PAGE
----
Both Readings and Fish are making the point that, in the absence of any overriding ideology of education, any shared national sense of what it’s for, the university becomes a neutral site in which “excellence,” abstracted from any particular notion of content, can be practiced. (In this article Fish is sort of saying “and you say that like it’s a bad thing.”) I find Fish’s argument kind of liberating. I like the idea that, at the end of the day, it just doesn’t matter if musicology “matters” in some grand sense. If there is no such grand sense, then musicology matters simply by virtue of its ability to be excellent — or, as I prefer to say, if it can be awesome. Of course, that means that I and I alone have to be awesome — I can’t put my self-justification off onto an appeal to the transcendent qualities of whatever program or project to which I can lay claim. It’s all on me. But then, that’s kind of a relief: at least I have some control over that.

About Phil Ford

Chairman of the Committee for the Memorial to the Victims of Modernism
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4 Responses to the m-word

  1. Jeff Dunn says:

    Interesting that in this standard scenario, the response is “I teach.”
    But what percent of the time do musicologists teach, including the time for lesson preparation, but not including research and admin? And what is the percentage of psychic time devoted to teaching vs. the worries of tenure and collegial worth? And what was the percentage of time spent in the classroom learning how to teach vs. learning to be a musicologist?
    Perhaps the better answer is “I am a student.” That’s what gets one into academics, and that’s what should propel one toward achieving excellence in one’s field. Also it might help in empathizing with those in one’s charge who might be just beginning what could be a lifetime occupation, most probably not in the Academy.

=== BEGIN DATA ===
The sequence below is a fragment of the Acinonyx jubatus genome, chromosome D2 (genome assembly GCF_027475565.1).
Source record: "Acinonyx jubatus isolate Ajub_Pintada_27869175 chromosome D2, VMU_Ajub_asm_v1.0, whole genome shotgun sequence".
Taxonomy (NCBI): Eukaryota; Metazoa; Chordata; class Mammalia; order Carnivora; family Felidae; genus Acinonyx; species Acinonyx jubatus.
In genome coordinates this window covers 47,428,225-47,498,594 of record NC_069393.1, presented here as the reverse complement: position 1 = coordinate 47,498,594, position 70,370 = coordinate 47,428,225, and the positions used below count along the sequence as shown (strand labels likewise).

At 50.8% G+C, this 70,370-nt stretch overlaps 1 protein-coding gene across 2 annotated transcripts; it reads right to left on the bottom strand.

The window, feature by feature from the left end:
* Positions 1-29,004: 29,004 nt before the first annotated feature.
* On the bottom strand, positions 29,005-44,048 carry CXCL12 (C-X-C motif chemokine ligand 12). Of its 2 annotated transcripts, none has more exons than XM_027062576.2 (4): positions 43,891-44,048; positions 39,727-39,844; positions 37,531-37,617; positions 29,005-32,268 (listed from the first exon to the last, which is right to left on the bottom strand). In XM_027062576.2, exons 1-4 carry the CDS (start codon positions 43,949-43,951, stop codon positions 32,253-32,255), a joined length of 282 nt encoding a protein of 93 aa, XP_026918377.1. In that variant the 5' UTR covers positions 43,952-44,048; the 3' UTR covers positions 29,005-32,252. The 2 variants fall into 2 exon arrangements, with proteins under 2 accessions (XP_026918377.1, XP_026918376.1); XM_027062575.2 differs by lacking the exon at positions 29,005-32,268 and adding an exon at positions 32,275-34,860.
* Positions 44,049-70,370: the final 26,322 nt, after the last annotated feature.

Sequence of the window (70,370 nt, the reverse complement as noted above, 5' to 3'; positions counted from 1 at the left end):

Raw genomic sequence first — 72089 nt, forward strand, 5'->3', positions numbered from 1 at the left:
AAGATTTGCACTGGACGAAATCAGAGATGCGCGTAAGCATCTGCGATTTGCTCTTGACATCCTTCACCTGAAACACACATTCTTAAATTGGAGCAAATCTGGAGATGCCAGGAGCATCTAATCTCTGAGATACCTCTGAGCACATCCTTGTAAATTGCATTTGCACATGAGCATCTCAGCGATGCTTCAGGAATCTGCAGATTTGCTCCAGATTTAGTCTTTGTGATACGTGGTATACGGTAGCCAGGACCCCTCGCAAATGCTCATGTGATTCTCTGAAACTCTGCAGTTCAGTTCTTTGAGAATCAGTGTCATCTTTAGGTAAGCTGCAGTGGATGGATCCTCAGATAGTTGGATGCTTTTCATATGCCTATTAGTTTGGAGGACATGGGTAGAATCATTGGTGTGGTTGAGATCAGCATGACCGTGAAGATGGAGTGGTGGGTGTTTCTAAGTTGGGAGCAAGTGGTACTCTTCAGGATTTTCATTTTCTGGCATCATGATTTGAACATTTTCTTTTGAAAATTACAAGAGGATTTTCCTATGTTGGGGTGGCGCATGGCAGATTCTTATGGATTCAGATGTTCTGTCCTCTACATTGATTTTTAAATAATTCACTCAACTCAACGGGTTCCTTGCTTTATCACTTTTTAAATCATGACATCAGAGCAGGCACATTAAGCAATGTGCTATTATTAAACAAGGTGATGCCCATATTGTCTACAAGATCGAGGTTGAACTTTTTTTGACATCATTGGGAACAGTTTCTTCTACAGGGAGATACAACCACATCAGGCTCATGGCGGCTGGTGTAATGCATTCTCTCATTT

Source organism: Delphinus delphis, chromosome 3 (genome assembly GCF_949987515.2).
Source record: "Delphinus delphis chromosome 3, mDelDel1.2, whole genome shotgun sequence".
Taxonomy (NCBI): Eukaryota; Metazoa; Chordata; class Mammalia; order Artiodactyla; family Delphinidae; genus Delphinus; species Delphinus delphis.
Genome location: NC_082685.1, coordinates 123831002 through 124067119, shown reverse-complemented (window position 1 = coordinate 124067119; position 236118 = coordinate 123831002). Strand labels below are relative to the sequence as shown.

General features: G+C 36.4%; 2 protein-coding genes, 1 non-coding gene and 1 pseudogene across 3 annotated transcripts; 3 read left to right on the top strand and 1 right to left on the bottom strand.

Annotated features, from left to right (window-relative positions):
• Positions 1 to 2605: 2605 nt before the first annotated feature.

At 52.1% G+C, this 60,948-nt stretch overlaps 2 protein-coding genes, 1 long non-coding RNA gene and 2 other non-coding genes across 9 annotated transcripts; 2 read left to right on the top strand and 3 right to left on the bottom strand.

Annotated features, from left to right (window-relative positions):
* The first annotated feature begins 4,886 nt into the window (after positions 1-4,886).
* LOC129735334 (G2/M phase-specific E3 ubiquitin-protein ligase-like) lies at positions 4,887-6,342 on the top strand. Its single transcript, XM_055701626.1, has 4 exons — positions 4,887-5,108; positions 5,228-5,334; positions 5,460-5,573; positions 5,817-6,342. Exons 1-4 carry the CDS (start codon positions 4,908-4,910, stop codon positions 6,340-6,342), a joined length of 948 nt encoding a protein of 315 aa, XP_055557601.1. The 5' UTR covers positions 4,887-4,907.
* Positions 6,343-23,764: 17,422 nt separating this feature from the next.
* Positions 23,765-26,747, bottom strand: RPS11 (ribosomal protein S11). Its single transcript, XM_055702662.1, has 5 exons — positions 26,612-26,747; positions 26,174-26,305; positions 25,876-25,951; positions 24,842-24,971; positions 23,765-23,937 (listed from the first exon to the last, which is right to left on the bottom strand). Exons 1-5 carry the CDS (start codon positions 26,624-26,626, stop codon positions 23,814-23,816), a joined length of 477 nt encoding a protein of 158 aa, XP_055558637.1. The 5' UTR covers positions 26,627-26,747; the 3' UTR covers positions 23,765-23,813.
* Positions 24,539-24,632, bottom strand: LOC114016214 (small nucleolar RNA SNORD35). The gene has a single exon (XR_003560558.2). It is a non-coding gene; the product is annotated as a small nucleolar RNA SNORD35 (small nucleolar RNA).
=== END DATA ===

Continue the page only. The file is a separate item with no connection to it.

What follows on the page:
2. Bodie says:

    This post reminds me of a quote from Bob Dylan that was featured on The Rest is Noise blog recently: “Let’s face it, you’re either serious about what you’re doing or you’re not serious about what you’re doing. And you can’t mix the two. And life is short.”

  3. hermes501 says:

    I’m a music theorist, and I once got into an hour-long conversation with one of those guys on a plane with a laptop and a cell phone and a suit who kept asking questions of me, trying to understand what I did. He confessed that he had always wanted to learn the piano but never had, and that his kids were thinking of dropping marching band when they got to high school but that he wanted them to stay in it. There was no way we were going to have a conversation about augmented sixth chords or sonata form or tone rows (yeesh, how nerdy would I be if I had brought up THOSE things to him?), but I have the pleasure of also having a great deal of musical experience that doesn’t sound hoity-toity, so we shared things on that level. Just like he didn’t go into crazy detail about his business life, I didn’t launch into a discussion of music analysis, and I think we were both okay with that. =)

  4. Charles Freeman says:

    Is it weaseling out that much simply to say “I teach music history”?
    For me, that conversation happened most recently at the dentist. Before the implements of pain went into my mouth, the new hygenist asked of my occupation. I answered “I teach at (insert name of school here).” To which, of course, she asked, “What do you teach?” and before I had time to fret over an answer the “m-h words” (?) flew out of my mouth.
    For what it’s worth, the answer seemed to work, and to put my interlocutor at ease. To boot, I got to go on a bit about starting a new jazz history class and my most recent research at the time (always fun).
    There is something to be said, I suspect, for making a small and graspable claim for my vocation, and letting the concept grow from there, rahter than necessarily dropping the “m-bomb” on the unsuspecting. At least sometimes.